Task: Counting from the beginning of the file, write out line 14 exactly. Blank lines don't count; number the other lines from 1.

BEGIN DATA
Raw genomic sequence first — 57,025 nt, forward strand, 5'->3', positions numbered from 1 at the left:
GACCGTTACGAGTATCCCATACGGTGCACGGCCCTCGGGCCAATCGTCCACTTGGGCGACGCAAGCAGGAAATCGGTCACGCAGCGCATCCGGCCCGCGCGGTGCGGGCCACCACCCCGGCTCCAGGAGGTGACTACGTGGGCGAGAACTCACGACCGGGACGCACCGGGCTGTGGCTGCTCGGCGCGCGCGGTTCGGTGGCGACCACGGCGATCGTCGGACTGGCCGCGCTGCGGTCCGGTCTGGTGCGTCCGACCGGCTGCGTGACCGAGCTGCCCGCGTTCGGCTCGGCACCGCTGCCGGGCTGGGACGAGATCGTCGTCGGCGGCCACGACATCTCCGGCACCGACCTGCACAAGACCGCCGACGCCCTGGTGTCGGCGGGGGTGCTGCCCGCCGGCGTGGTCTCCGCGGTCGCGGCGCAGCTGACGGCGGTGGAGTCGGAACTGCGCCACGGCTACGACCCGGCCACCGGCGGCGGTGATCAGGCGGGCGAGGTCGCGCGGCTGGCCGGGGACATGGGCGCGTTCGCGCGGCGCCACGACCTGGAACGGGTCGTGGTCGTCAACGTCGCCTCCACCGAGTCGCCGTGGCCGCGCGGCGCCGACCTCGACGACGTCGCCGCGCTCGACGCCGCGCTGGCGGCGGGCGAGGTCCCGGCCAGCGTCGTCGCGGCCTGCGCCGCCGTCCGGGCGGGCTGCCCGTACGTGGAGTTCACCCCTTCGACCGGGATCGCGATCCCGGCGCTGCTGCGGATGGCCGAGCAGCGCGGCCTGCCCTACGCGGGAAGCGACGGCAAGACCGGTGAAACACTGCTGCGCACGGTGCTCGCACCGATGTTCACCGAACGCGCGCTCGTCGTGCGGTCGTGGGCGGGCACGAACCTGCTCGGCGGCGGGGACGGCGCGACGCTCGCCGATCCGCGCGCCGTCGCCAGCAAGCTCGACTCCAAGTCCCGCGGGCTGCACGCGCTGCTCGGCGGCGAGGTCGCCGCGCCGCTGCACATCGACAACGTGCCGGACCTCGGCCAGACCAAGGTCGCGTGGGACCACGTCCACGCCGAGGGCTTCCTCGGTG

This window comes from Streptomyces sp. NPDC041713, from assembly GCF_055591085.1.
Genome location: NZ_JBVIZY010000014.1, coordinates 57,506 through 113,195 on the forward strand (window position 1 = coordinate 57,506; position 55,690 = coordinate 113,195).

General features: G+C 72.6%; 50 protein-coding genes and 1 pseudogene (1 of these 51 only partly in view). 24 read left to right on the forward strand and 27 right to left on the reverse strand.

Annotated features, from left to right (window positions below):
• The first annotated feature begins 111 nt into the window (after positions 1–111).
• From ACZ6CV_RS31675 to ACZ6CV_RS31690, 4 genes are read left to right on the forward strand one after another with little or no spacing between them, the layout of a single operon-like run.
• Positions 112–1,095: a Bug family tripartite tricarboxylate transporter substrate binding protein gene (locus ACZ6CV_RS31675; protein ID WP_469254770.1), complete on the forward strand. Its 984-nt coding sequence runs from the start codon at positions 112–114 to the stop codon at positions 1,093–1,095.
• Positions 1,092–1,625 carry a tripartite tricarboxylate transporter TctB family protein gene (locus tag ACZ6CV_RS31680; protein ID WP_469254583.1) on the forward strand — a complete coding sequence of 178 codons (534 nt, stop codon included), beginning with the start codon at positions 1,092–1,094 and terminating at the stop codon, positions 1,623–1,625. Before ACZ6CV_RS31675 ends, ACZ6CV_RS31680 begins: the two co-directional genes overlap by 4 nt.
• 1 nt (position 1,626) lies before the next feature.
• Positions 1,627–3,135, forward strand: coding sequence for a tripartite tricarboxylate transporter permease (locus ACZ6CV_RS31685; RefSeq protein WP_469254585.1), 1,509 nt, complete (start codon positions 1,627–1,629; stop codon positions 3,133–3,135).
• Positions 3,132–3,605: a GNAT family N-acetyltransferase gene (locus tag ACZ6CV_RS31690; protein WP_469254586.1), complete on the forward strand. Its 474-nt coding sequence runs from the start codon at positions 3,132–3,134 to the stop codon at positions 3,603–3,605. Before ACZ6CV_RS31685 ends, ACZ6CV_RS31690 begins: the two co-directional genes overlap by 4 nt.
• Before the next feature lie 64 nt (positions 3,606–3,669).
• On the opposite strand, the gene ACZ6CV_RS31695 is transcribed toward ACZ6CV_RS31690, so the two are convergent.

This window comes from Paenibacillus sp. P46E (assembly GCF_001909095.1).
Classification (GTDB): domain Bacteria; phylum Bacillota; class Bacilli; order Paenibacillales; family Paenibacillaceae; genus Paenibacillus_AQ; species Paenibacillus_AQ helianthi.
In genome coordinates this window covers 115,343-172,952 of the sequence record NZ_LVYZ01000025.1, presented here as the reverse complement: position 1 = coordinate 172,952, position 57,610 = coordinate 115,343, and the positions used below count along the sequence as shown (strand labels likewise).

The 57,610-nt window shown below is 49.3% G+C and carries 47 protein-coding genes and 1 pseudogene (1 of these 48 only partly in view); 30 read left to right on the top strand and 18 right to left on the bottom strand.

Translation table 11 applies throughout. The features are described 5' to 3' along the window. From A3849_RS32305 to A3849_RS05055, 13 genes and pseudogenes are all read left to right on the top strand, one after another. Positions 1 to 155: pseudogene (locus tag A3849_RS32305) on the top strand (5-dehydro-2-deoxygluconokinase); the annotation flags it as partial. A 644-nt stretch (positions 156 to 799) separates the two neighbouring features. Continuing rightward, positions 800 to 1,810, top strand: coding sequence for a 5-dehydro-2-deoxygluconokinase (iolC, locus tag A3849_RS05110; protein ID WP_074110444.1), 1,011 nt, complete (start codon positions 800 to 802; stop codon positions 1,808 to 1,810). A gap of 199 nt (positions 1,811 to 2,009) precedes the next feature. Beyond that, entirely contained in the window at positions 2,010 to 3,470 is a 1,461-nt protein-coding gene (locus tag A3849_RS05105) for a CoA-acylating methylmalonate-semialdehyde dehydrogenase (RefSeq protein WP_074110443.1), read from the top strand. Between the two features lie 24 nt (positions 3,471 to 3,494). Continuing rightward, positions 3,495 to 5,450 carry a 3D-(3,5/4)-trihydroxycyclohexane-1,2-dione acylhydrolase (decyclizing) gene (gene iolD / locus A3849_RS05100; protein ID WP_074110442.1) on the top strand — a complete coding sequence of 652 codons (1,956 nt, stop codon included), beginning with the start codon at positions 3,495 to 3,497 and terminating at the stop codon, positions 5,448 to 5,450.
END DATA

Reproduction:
• Before the next feature lie 64 nt (positions 3,606–3,669).